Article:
Reengineering Performance Management

The practice of reengineering started in 1993 with Mike Hammer and Jim Champy's book, Reengineering the Corporation, followed two years later by Champy's Reengineering Management. Twenty years later, we're still reengineering things in organizations. The latest is performance management.

Remember when your mother told you "If you don't have anything nice to say, don't say it"? Well, some organizations are taking this to heart when it comes to performance management. In February, The Wall Street Journal reported on companies that have been reengineering their performance appraisals to put the focus on employees' strengths and accentuate the positive. The companies include VMware Inc.; Wayfarer, Inc.; and the Boston Consulting Group.

Marcus Buckingham and Ashley Goodall recently wrote in Harvard Business Review about the work they are doing at Deloitte to reinvent the company's performance management system. They are making it nimbler, real-time, and more individualized, with a focus on fueling future performance rather than assessing it in the past. Out with the once-a-year, time-consuming event that's dreaded by managers and employees alike, and on to meaningful conversations between managers and employees. The objectives of the new system are to recognize performance, to see performance clearly, and to fuel individual performance.

To achieve the second objective, team leaders are asked to answer -- on a periodic basis, not just once a year -- four future-focused questions regarding what they would do with each team member, rather than what they think of the person.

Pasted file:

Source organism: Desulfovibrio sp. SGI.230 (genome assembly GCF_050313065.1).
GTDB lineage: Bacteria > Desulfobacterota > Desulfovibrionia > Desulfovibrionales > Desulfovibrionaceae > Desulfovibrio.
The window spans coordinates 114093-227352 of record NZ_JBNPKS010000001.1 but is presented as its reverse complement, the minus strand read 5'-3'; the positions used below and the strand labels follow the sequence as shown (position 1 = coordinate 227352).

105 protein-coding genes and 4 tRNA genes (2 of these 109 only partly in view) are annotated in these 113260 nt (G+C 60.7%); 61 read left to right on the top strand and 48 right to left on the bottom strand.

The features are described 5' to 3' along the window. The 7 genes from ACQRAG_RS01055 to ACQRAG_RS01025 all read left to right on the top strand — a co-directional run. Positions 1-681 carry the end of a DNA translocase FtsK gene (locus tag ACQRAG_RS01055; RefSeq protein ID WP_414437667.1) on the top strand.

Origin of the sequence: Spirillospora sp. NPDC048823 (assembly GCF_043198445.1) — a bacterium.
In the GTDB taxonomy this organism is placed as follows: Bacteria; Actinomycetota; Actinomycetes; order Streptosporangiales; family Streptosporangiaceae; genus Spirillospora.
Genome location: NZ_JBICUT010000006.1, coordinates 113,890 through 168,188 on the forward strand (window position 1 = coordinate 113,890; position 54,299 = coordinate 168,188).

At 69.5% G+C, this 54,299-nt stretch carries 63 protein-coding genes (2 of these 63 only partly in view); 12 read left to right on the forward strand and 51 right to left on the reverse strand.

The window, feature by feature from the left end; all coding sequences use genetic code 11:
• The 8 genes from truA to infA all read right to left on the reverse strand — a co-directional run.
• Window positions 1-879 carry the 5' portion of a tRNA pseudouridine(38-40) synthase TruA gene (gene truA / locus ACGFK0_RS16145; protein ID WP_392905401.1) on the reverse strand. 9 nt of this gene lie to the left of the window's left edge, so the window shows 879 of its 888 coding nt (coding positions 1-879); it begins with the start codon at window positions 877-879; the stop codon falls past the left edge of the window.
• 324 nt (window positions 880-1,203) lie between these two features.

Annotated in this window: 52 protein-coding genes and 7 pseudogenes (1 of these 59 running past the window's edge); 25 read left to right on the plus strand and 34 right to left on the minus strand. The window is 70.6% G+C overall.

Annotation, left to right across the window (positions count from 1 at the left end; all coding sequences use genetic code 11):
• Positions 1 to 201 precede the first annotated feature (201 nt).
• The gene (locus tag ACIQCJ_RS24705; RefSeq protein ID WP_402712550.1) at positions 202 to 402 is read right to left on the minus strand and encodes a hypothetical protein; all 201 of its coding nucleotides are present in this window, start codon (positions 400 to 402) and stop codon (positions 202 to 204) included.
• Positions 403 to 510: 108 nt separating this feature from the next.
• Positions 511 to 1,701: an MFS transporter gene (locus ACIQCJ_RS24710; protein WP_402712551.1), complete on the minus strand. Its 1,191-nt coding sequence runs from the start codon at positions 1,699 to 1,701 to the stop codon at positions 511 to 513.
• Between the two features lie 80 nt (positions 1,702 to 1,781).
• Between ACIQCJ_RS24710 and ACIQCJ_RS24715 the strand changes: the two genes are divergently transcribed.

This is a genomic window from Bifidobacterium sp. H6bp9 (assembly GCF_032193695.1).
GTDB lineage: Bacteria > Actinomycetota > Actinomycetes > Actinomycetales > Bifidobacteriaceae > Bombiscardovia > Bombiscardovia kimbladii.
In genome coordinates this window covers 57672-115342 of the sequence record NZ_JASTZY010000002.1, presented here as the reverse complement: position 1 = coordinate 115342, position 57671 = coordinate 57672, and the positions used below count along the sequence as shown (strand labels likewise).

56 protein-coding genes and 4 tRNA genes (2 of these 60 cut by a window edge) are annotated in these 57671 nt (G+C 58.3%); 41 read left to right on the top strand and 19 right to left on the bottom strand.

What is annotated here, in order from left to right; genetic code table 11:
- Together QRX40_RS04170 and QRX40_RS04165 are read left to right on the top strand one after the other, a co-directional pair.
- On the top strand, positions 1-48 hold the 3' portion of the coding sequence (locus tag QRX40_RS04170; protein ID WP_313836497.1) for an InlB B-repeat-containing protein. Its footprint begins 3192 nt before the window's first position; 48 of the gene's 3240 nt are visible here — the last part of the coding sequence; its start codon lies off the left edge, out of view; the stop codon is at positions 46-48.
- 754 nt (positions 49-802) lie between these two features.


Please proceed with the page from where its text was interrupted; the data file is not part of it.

Two questions use a five-point scale from "strongly agree" to "strongly disagree" to measure:

1. Overall performance and unique value to the organization: Given what I know of this person's performance, and if it were my money, I would award this person the highest possible compensation increase and bonus.

2. Ability to work well with others: Given what I know of this person's performance, I would always want him or her on my team.

The remaining questions use yes-or-no responses to identify:

3. Problems that might harm the customer or team: This person is at risk for low performance.

4. Potential: This person is ready for promotion today.

The simplicity and ease of this "appraisal instrument" should make everyone leap for joy. However, the process doesn't stop with answering the questions. Remember, performance management is a system, not an event. An integral part of the new Deloitte process is tied to the last objective -- to fuel performance -- and the conversation or check-in between employee and team leaders. Their purpose is to provide clarity -- what's expected, why it's expected, what great work looks like, and how it can be achieved in the short term (we're talking days). Check-ins must be frequent to be effective, and to ensure that they happen, the system is designed to have the team member (who's eager for feedback and guidance) initiate them. Talk about innovation -- a radical redesign to the entire process and culture of performance management.

While everyone's been buzzing about Deloitte's four questions, I was most taken by the third objective, to fuel performance rather than improve performance. It's exactly what the other companies are doing. Recognize strengths and leverage employee talent to grow the individual along with the organization. There's much to be said about lessons learned -- but too often, those exercises focus on the negative. Yes, the past can give us great feedback, lessons, and history, but they might as well sit in dusty books on shelves (or in file drawers) if we aren't going to take them into the future.

It's often been taken for granted that good performers need no encouragement for future performance. Finally, organizations are discarding this assumption and putting energy into inspiring all employees.


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